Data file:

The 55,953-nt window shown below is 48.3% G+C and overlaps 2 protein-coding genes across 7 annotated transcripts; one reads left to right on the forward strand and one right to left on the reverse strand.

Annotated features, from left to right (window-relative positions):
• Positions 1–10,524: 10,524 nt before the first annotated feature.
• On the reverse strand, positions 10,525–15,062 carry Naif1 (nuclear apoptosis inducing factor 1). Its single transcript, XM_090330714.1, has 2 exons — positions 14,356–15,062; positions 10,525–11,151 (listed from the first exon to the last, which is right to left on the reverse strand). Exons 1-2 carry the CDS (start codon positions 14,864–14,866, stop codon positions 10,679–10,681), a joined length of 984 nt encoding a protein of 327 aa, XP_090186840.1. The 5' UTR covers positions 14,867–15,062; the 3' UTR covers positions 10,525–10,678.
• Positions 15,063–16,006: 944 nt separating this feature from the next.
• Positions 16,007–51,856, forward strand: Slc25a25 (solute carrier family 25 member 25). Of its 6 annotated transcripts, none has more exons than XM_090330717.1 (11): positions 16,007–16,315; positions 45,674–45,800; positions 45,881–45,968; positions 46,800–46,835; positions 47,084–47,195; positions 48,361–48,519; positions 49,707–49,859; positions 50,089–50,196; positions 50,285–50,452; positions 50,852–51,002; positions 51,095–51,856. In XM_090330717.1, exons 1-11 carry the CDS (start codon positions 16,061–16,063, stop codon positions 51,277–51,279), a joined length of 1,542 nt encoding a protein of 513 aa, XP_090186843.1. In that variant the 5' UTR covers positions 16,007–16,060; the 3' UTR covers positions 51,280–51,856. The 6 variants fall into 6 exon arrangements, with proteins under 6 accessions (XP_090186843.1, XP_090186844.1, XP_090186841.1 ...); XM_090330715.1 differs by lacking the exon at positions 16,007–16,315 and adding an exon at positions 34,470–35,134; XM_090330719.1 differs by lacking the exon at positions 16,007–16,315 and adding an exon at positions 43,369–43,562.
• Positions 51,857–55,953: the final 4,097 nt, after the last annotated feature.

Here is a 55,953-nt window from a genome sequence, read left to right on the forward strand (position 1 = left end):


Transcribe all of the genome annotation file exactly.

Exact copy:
The 55,953-nt window shown below is 48.3% G+C and overlaps 2 protein-coding genes across 7 annotated transcripts; one reads left to right on the forward strand and one right to left on the reverse strand.

Annotated features, from left to right (window-relative positions):
• Positions 1–10,524: 10,524 nt before the first annotated feature.
• On the reverse strand, positions 10,525–15,062 carry Naif1 (nuclear apoptosis inducing factor 1). Its single transcript, XM_090330714.1, has 2 exons — positions 14,356–15,062; positions 10,525–11,151 (listed from the first exon to the last, which is right to left on the reverse strand). Exons 1-2 carry the CDS (start codon positions 14,864–14,866, stop codon positions 10,679–10,681), a joined length of 984 nt encoding a protein of 327 aa, XP_090186840.1. The 5' UTR covers positions 14,867–15,062; the 3' UTR covers positions 10,525–10,678.
• Positions 15,063–16,006: 944 nt separating this feature from the next.
• Positions 16,007–51,856, forward strand: Slc25a25 (solute carrier family 25 member 25). Of its 6 annotated transcripts, none has more exons than XM_090330717.1 (11): positions 16,007–16,315; positions 45,674–45,800; positions 45,881–45,968; positions 46,800–46,835; positions 47,084–47,195; positions 48,361–48,519; positions 49,707–49,859; positions 50,089–50,196; positions 50,285–50,452; positions 50,852–51,002; positions 51,095–51,856. In XM_090330717.1, exons 1-11 carry the CDS (start codon positions 16,061–16,063, stop codon positions 51,277–51,279), a joined length of 1,542 nt encoding a protein of 513 aa, XP_090186843.1. In that variant the 5' UTR covers positions 16,007–16,060; the 3' UTR covers positions 51,280–51,856. The 6 variants fall into 6 exon arrangements, with proteins under 6 accessions (XP_090186843.1, XP_090186844.1, XP_090186841.1 ...); XM_090330715.1 differs by lacking the exon at positions 16,007–16,315 and adding an exon at positions 34,470–35,134; XM_090330719.1 differs by lacking the exon at positions 16,007–16,315 and adding an exon at positions 43,369–43,562.
• Positions 51,857–55,953: the final 4,097 nt, after the last annotated feature.

Here is a 55,953-nt window from a genome sequence, read left to right on the forward strand (position 1 = left end):